New wave of interest in saltwater swimming pools
Published 12:07 pm, Friday, May 30, 2014
A decade ago, backyard residential in-ground swimming pools were almost exclusively of the erosion-feeder variety -- traditional chlorine pool requiring 3-inch chlorine tablets to be placed into the feeder to sanitize the water.
Today, one pool professional estimates that 20 to 25 percent of residential swimming pools in Fairfield County use salt/chlorine generators. "And the interest is snowballing. ... We are selling tons of them," said Bob Russell, vice president of pool services for Glen Gate Company in Wilton, which services properties in Fairfield and Westchester counties. Russell is also director of the Connecticut Spa and Pool Association.
Russell said there are true saltwater pools, but the technology currently in vogue is the salt/chlorine generators. These types of pools are not completely chlorine-free as some people assume. The technology uses electrolysis to convert sodium chloride, or common table salt, into sodium and free chlorine, the latter being an industry term for the kind of chlorine that doesn't burn the eyes.
Russell said saltwater pool owners can dial in the exact amount of salt they need to produce chlorine rather than guessing, as is the case with erosion-feeder chlorinated pools. "It's far easier to control the chlorine levels," he said.
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These pools also are more eco-friendly.
"Because you're manufacturing your own chlorine, your own sanitizer, from low levels of salt in the water, that's less chlorine that's being transported over our roads, it's less chlorine being manufactured in our communities, it's less chlorine you've got to store on your property, so there's less potential for accidents that involve chemical spills," Russell said.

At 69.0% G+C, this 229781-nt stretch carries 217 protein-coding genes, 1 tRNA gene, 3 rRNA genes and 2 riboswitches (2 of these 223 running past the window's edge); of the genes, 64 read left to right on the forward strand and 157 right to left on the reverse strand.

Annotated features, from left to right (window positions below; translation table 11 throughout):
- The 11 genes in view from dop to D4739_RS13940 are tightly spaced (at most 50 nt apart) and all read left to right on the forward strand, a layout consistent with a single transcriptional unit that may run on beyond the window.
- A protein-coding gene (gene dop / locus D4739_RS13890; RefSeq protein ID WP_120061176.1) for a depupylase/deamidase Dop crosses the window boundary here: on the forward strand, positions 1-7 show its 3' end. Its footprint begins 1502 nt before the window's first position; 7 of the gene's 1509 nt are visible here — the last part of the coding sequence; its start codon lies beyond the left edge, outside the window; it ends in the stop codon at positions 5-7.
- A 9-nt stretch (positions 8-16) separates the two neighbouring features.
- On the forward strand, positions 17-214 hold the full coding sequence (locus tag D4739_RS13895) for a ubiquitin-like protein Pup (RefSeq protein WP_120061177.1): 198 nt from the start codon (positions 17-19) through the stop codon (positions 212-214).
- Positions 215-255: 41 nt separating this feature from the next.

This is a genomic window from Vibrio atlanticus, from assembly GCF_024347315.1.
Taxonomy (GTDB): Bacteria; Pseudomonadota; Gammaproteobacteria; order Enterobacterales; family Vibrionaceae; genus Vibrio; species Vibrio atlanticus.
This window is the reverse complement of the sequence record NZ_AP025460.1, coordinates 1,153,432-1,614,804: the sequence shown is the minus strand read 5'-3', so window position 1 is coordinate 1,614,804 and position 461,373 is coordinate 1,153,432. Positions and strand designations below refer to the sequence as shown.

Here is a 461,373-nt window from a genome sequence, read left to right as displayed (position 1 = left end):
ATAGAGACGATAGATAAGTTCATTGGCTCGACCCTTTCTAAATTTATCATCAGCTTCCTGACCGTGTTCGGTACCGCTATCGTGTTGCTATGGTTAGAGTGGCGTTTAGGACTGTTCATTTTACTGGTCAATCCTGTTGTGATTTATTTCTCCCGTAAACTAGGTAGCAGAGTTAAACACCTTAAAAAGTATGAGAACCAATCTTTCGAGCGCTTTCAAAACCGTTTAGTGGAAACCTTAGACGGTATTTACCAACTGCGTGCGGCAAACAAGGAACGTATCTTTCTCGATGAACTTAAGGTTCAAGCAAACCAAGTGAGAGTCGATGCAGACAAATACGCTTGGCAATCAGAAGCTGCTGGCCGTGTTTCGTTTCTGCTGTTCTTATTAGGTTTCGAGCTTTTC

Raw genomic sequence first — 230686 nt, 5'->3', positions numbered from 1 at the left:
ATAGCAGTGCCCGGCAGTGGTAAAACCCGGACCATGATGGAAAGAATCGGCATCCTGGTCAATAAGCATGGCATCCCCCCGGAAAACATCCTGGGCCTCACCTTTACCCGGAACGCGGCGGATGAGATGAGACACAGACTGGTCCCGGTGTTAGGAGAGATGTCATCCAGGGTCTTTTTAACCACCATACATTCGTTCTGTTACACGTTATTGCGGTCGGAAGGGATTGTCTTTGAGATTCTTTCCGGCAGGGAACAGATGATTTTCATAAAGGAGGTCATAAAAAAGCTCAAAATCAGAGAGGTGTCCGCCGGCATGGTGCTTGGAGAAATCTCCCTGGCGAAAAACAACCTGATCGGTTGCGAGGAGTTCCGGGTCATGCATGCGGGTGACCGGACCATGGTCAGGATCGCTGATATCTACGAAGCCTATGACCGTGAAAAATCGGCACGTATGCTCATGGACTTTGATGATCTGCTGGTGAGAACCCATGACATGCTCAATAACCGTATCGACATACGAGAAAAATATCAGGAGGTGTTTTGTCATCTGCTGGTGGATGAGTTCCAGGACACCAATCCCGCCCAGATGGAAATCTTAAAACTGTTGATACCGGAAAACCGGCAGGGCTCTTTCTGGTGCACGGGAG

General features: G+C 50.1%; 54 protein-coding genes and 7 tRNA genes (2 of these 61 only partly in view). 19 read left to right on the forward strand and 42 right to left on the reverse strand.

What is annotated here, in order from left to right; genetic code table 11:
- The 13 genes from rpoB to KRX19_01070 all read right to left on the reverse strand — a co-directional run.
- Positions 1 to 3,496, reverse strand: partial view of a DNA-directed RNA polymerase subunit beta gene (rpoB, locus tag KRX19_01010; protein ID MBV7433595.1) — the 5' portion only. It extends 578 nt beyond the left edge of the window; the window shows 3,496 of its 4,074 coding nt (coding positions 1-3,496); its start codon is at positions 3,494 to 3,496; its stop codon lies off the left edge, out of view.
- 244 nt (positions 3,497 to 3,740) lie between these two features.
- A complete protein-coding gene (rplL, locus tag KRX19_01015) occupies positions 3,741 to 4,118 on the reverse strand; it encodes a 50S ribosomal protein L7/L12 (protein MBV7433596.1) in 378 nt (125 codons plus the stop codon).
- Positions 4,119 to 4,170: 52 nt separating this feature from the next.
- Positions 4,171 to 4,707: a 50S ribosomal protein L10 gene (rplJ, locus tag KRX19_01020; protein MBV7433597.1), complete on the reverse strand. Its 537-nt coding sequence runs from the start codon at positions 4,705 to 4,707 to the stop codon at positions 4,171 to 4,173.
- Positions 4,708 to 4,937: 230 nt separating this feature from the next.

Some real estate professionals also are seeing a developing trend in saltwater pools.
"The feedback I get from our buyers and sellers is that they prefer the saltwater pools because they have lower levels of chlorine, are less likely to cause skin or eye irritation or damage hair. A lot of consumers are looking for healthier environments overall -- less toxins wherever they can make the changes in their homes," said Lori Prinz, an agent with Coldwell Banker Westport-Riverside.
Russell said he hears anecdotally from people who have saltwater pools that their hair and skin feel nicer when they get out of the pool and it's gentler on their eyes.
"To have a saltwater pool versus a traditional chlorinated pool is definitely a healthier choice, and there seems to be a trend towards building them or converting to saltwater. While saltwater pools have some chlorine, which naturally comes from the salt, the levels are far less toxic than the solution added to a chlorinated pool," said Laurie Crouse, also of Coldwell Banker.
Crouse and Prinz are business partners and currently have a listing at 42 Old Hill Road in Westport with a saltwater pool.
There are at least three other area properties on the market that feature such pools, including the Georgian Colonial house at 1599 Fence Row Drive in Fairfield.
The next owner of that residence will benefit from the foresight of the current homeowners, Christopher and Jen Bartlett. They had a saltwater pool installed in 2007. It includes a swim jet system, spa with waterfall, automatic safety cover and cabana, and is surrounded by a large bluestone terrace.